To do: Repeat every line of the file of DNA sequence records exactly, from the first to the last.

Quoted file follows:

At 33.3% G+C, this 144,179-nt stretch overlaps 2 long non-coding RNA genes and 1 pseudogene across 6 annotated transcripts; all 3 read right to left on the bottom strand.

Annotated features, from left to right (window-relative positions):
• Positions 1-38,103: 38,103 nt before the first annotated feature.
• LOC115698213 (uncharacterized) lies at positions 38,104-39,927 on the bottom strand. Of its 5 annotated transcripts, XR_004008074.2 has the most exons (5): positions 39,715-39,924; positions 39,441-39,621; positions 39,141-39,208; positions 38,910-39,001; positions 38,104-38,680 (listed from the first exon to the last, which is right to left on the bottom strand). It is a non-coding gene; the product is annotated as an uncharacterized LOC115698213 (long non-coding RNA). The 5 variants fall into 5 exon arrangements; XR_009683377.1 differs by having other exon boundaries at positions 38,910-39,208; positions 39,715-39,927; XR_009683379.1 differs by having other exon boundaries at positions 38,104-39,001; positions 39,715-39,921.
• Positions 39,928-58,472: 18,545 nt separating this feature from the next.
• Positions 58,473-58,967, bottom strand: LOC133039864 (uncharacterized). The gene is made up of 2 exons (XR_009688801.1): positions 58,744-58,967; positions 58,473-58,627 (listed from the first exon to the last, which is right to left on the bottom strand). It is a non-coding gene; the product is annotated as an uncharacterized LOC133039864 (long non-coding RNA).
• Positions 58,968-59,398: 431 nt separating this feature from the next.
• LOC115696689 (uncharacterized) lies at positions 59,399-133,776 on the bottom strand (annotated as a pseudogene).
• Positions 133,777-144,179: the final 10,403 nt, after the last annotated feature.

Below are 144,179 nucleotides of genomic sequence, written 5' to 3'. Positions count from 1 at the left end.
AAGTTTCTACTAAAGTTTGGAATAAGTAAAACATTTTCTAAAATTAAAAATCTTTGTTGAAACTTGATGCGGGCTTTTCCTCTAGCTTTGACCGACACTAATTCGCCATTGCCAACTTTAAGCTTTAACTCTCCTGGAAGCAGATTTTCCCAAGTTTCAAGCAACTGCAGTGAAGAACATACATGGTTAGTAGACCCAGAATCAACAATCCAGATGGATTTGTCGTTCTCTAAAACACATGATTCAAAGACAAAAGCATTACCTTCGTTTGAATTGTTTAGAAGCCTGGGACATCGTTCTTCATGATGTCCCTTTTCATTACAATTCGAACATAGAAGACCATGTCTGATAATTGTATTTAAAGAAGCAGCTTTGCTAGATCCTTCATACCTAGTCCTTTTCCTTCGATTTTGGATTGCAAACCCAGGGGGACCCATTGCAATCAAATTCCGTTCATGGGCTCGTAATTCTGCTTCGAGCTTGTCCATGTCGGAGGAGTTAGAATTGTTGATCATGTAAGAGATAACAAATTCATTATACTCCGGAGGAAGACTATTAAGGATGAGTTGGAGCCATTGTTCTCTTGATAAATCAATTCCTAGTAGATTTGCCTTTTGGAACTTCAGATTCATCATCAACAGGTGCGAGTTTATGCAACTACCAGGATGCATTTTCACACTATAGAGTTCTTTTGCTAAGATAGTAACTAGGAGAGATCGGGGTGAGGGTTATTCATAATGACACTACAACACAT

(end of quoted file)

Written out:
At 33.3% G+C, this 144,179-nt stretch overlaps 2 long non-coding RNA genes and 1 pseudogene across 6 annotated transcripts; all 3 read right to left on the bottom strand.

Annotated features, from left to right (window-relative positions):
• Positions 1-38,103: 38,103 nt before the first annotated feature.
• LOC115698213 (uncharacterized) lies at positions 38,104-39,927 on the bottom strand. Of its 5 annotated transcripts, XR_004008074.2 has the most exons (5): positions 39,715-39,924; positions 39,441-39,621; positions 39,141-39,208; positions 38,910-39,001; positions 38,104-38,680 (listed from the first exon to the last, which is right to left on the bottom strand). It is a non-coding gene; the product is annotated as an uncharacterized LOC115698213 (long non-coding RNA). The 5 variants fall into 5 exon arrangements; XR_009683377.1 differs by having other exon boundaries at positions 38,910-39,208; positions 39,715-39,927; XR_009683379.1 differs by having other exon boundaries at positions 38,104-39,001; positions 39,715-39,921.
• Positions 39,928-58,472: 18,545 nt separating this feature from the next.
• Positions 58,473-58,967, bottom strand: LOC133039864 (uncharacterized). The gene is made up of 2 exons (XR_009688801.1): positions 58,744-58,967; positions 58,473-58,627 (listed from the first exon to the last, which is right to left on the bottom strand). It is a non-coding gene; the product is annotated as an uncharacterized LOC133039864 (long non-coding RNA).
• Positions 58,968-59,398: 431 nt separating this feature from the next.
• LOC115696689 (uncharacterized) lies at positions 59,399-133,776 on the bottom strand (annotated as a pseudogene).
• Positions 133,777-144,179: the final 10,403 nt, after the last annotated feature.

Below are 144,179 nucleotides of genomic sequence, written 5' to 3'. Positions count from 1 at the left end.
AAGTTTCTACTAAAGTTTGGAATAAGTAAAACATTTTCTAAAATTAAAAATCTTTGTTGAAACTTGATGCGGGCTTTTCCTCTAGCTTTGACCGACACTAATTCGCCATTGCCAACTTTAAGCTTTAACTCTCCTGGAAGCAGATTTTCCCAAGTTTCAAGCAACTGCAGTGAAGAACATACATGGTTAGTAGACCCAGAATCAACAATCCAGATGGATTTGTCGTTCTCTAAAACACATGATTCAAAGACAAAAGCATTACCTTCGTTTGAATTGTTTAGAAGCCTGGGACATCGTTCTTCATGATGTCCCTTTTCATTACAATTCGAACATAGAAGACCATGTCTGATAATTGTATTTAAAGAAGCAGCTTTGCTAGATCCTTCATACCTAGTCCTTTTCCTTCGATTTTGGATTGCAAACCCAGGGGGACCCATTGCAATCAAATTCCGTTCATGGGCTCGTAATTCTGCTTCGAGCTTGTCCATGTCGGAGGAGTTAGAATTGTTGATCATGTAAGAGATAACAAATTCATTATACTCCGGAGGAAGACTATTAAGGATGAGTTGGAGCCATTGTTCTCTTGATAAATCAATTCCTAGTAGATTTGCCTTTTGGAACTTCAGATTCATCATCAACAGGTGCGAGTTTATGCAACTACCAGGATGCATTTTCACACTATAGAGTTCTTTTGCTAAGATAGTAACTAGGAGAGATCGGGGTGAGGGTTATTCATAATGACACTACAACACAT